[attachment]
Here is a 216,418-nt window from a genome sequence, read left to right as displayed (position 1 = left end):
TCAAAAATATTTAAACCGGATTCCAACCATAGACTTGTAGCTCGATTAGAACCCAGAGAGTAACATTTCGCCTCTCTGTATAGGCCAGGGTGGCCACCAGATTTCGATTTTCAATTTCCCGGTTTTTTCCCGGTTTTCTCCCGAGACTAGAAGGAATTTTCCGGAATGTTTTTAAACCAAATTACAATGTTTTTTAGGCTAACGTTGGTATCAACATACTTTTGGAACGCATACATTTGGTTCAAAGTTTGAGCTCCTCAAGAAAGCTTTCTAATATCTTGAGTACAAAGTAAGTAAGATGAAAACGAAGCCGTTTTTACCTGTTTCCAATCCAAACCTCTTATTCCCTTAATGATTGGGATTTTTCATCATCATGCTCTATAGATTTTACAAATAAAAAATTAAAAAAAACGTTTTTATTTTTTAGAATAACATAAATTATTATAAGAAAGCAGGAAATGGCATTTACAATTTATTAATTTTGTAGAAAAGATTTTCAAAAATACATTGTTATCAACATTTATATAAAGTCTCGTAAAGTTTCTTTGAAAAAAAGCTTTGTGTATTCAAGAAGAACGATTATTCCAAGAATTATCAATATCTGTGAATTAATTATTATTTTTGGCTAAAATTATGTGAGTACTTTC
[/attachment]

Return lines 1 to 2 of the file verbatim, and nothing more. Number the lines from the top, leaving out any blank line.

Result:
Here is a 216,418-nt window from a genome sequence, read left to right as displayed (position 1 = left end):
TCAAAAATATTTAAACCGGATTCCAACCATAGACTTGTAGCTCGATTAGAACCCAGAGAGTAACATTTCGCCTCTCTGTATAGGCCAGGGTGGCCACCAGATTTCGATTTTCAATTTCCCGGTTTTTTCCCGGTTTTCTCCCGAGACTAGAAGGAATTTTCCGGAATGTTTTTAAACCAAATTACAATGTTTTTTAGGCTAACGTTGGTATCAACATACTTTTGGAACGCATACATTTGGTTCAAAGTTTGAGCTCCTCAAGAAAGCTTTCTAATATCTTGAGTACAAAGTAAGTAAGATGAAAACGAAGCCGTTTTTACCTGTTTCCAATCCAAACCTCTTATTCCCTTAATGATTGGGATTTTTCATCATCATGCTCTATAGATTTTACAAATAAAAAATTAAAAAAAACGTTTTTATTTTTTAGAATAACATAAATTATTATAAGAAAGCAGGAAATGGCATTTACAATTTATTAATTTTGTAGAAAAGATTTTCAAAAATACATTGTTATCAACATTTATATAAAGTCTCGTAAAGTTTCTTTGAAAAAAAGCTTTGTGTATTCAAGAAGAACGATTATTCCAAGAATTATCAATATCTGTGAATTAATTATTATTTTTGGCTAAAATTATGTGAGTACTTTC